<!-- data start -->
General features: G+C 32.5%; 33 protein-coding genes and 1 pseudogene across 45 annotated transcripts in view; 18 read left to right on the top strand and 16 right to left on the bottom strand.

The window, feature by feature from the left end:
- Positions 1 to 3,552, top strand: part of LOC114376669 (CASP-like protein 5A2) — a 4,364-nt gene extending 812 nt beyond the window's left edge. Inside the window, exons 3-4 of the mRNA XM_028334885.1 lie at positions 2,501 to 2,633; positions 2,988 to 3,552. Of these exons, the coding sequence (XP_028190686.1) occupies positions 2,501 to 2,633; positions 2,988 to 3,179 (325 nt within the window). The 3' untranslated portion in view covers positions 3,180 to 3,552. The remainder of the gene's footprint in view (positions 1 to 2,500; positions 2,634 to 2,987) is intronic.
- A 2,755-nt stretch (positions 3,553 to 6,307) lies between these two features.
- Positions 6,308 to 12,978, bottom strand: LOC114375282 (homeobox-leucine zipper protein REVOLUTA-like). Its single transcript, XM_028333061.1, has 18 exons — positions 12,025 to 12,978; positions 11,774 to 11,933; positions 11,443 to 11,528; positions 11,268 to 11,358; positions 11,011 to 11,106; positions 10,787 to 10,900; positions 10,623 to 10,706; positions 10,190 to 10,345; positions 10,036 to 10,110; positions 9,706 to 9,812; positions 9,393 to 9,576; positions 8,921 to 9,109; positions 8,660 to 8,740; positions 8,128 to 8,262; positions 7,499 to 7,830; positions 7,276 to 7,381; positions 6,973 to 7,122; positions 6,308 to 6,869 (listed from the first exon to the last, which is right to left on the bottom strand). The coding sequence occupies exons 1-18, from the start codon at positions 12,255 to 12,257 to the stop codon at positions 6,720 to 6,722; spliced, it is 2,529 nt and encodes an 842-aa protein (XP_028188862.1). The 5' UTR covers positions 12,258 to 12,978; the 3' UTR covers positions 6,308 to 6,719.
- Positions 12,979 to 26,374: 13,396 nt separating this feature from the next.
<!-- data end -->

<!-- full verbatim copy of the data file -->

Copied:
General features: G+C 32.5%; 33 protein-coding genes and 1 pseudogene across 45 annotated transcripts in view; 18 read left to right on the top strand and 16 right to left on the bottom strand.

The window, feature by feature from the left end:
- Positions 1 to 3,552, top strand: part of LOC114376669 (CASP-like protein 5A2) — a 4,364-nt gene extending 812 nt beyond the window's left edge. Inside the window, exons 3-4 of the mRNA XM_028334885.1 lie at positions 2,501 to 2,633; positions 2,988 to 3,552. Of these exons, the coding sequence (XP_028190686.1) occupies positions 2,501 to 2,633; positions 2,988 to 3,179 (325 nt within the window). The 3' untranslated portion in view covers positions 3,180 to 3,552. The remainder of the gene's footprint in view (positions 1 to 2,500; positions 2,634 to 2,987) is intronic.
- A 2,755-nt stretch (positions 3,553 to 6,307) lies between these two features.
- Positions 6,308 to 12,978, bottom strand: LOC114375282 (homeobox-leucine zipper protein REVOLUTA-like). Its single transcript, XM_028333061.1, has 18 exons — positions 12,025 to 12,978; positions 11,774 to 11,933; positions 11,443 to 11,528; positions 11,268 to 11,358; positions 11,011 to 11,106; positions 10,787 to 10,900; positions 10,623 to 10,706; positions 10,190 to 10,345; positions 10,036 to 10,110; positions 9,706 to 9,812; positions 9,393 to 9,576; positions 8,921 to 9,109; positions 8,660 to 8,740; positions 8,128 to 8,262; positions 7,499 to 7,830; positions 7,276 to 7,381; positions 6,973 to 7,122; positions 6,308 to 6,869 (listed from the first exon to the last, which is right to left on the bottom strand). The coding sequence occupies exons 1-18, from the start codon at positions 12,255 to 12,257 to the stop codon at positions 6,720 to 6,722; spliced, it is 2,529 nt and encodes an 842-aa protein (XP_028188862.1). The 5' UTR covers positions 12,258 to 12,978; the 3' UTR covers positions 6,308 to 6,719.
- Positions 12,979 to 26,374: 13,396 nt separating this feature from the next.